Getting your YouTube channel monetized and bringing in ad revenue for yourself sounds like a dream, right? You hear stories about people making videos, putting them online, and somehow making millions of dollars, but how much money does a normal YouTube channel with normal channel growth make when it is still young and small?
My small YouTube channel of about 2,000 subscribers earned $217.45 in ad revenue during its first six months being monetized. My profit after expenses, however, was negative.
$217.45 may not seem like a lot of money over a six month period of time… because it’s not!
At the same time, it’s nothing to laugh at, either, and there is a lot of potential in this number. Let’s dig into my six-months-of-YouTube finances a little more so that you can see what you might be getting yourself into if starting a health and fitness YouTube channel of your own, or any other channel for that matter.
How Much Money Did I Make Each Month?
I made, on average, $36.19 per month after my first six months being monetized on YouTube. Here is a graph detailing the figures:
|Month 1||9-Sep-2020 – 8-Oct-2020||$26.55|
|Month 2||9-Oct-2020 – 8-Nov-2020||$33.68|
|Month 3||9-Nov-2020 – 8-Dec-2020||$48.85|
|Month 4||9-Dec-2020 – 8-Jan-2021||$41.75|
|Month 5||9-Jan-2021 – 8-Feb-2021||$34.68|
|Month 6||9-Feb-2021 – 8-Mar-2021||$31.94|
|Total||9-Sep-2020 – 8-Mar-2021||$217.45|
As you can see, there was a bit of a spike in the months of November and December. This is because companies pay more money for ads during the holiday season. This is a predictable seasonal spike and results from companies wanting to do two things:
- Make more sales during the holidays
- Use up all of their annual advertising budget to ensure that their advertising budget remains the same, or grows, for the following year.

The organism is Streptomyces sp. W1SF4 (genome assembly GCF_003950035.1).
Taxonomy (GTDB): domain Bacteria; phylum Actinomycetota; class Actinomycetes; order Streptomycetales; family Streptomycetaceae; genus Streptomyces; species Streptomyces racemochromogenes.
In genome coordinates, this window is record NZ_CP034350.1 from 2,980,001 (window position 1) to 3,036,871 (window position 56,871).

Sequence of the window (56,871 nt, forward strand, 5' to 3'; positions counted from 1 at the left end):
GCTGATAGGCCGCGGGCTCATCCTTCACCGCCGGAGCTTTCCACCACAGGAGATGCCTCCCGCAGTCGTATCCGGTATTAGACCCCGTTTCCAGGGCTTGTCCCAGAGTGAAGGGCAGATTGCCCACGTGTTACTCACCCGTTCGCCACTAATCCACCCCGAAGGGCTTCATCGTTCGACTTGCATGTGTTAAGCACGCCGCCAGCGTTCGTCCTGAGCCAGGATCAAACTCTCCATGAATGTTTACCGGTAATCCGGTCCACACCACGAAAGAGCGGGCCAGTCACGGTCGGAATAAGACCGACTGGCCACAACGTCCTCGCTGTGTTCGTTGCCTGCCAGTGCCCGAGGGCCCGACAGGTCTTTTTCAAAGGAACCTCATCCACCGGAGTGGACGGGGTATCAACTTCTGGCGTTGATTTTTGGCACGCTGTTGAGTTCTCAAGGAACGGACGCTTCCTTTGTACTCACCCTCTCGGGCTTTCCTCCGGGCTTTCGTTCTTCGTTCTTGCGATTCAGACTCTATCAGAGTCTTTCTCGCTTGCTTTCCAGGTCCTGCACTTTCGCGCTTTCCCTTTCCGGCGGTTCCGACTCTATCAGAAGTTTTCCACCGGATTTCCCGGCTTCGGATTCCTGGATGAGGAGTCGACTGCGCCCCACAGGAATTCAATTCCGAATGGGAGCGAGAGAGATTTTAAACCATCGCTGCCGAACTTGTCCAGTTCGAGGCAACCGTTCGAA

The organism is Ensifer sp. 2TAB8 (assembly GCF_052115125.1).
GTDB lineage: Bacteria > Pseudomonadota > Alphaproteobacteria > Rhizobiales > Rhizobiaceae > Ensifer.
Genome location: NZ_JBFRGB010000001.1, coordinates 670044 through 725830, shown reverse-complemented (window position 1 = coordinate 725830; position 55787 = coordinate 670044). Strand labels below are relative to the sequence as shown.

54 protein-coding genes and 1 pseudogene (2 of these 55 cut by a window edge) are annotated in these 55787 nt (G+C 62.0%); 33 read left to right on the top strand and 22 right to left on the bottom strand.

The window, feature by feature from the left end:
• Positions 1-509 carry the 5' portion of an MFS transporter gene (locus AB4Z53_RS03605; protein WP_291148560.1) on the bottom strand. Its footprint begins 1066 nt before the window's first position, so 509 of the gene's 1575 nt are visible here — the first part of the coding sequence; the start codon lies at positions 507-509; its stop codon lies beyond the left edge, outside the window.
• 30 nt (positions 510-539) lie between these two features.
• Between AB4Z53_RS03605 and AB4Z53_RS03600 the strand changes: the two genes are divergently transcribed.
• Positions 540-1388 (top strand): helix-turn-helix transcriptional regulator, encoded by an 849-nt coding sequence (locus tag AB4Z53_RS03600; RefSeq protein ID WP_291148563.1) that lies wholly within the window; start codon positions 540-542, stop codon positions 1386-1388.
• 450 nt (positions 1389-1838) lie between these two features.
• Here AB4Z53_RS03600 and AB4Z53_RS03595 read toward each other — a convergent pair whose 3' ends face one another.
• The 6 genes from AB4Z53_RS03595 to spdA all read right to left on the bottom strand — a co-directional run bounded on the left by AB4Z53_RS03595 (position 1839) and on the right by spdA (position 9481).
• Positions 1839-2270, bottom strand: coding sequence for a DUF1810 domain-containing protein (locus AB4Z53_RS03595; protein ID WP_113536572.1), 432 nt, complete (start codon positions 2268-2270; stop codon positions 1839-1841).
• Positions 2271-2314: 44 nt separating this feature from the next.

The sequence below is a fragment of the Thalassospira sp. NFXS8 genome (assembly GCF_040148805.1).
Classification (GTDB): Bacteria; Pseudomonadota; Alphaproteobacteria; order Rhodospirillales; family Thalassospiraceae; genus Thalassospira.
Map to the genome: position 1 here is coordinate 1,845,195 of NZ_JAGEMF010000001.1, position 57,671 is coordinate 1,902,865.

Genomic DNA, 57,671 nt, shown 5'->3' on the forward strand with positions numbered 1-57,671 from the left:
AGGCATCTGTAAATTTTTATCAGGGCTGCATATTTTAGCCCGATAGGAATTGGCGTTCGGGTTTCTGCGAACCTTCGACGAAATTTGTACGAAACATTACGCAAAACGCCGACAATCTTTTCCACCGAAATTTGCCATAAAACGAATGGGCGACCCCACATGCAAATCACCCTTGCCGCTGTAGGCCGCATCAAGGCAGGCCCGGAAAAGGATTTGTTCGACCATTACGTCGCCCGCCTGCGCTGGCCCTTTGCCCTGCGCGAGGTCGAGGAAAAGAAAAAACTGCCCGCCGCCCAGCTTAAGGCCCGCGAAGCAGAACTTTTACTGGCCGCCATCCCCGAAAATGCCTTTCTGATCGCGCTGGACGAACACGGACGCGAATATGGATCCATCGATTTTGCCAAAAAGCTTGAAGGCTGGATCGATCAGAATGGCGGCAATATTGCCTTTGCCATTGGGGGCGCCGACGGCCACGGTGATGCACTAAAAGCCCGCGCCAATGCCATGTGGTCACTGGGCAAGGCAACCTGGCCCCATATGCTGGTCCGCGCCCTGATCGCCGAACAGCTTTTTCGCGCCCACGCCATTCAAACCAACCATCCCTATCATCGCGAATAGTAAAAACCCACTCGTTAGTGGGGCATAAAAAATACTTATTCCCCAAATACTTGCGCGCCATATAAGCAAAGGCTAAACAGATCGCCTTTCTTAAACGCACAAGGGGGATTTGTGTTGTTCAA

Things begin to normalize in January once the holidays end and companies get their new annual advertising budgets.
How Much Money Did I Make Per Video?
Another fun exercise is to think about how much money I made, on average, for each video I created. So, how much money did I make per video?
I earned, on average, $2.79 for every Youtube video I created and published from the time I started making YouTube videos to the end of my first six months monetized on YouTube.
I published my very first YouTube video on July 14, 2019! I cringe watching it today. Check it out here: 100 Pushups a Day for 30 Days (Realistic Results)
I made 42 YouTube videos from July 14, 2019 through Sep. 8, 2020 before my channel officially became monetized on Sep. 9, 2020. I made an additional 36 YouTube videos during the six monetized months from Sep. 9, 2020 through March 8, 2021.
That’s 78 total videos made and published from the time I started until I was monetized for 6 months on YouTube.
“$217.45 divided by 78 total videos created and published = $2.79 per video!!!”-Yes, I say this all the time!
Of course, some of my videos made much more than $2.79 and others made literally nothing. My best performing video has made $44.51. This one video made 20% of my total revenue on its own!
Here is the awesome news: With all of this data and experience, and with a better understanding of what works and does not work for me, my channel, and the people who watch my content… I can make better content moving forward which should make more money, faster. Kewl!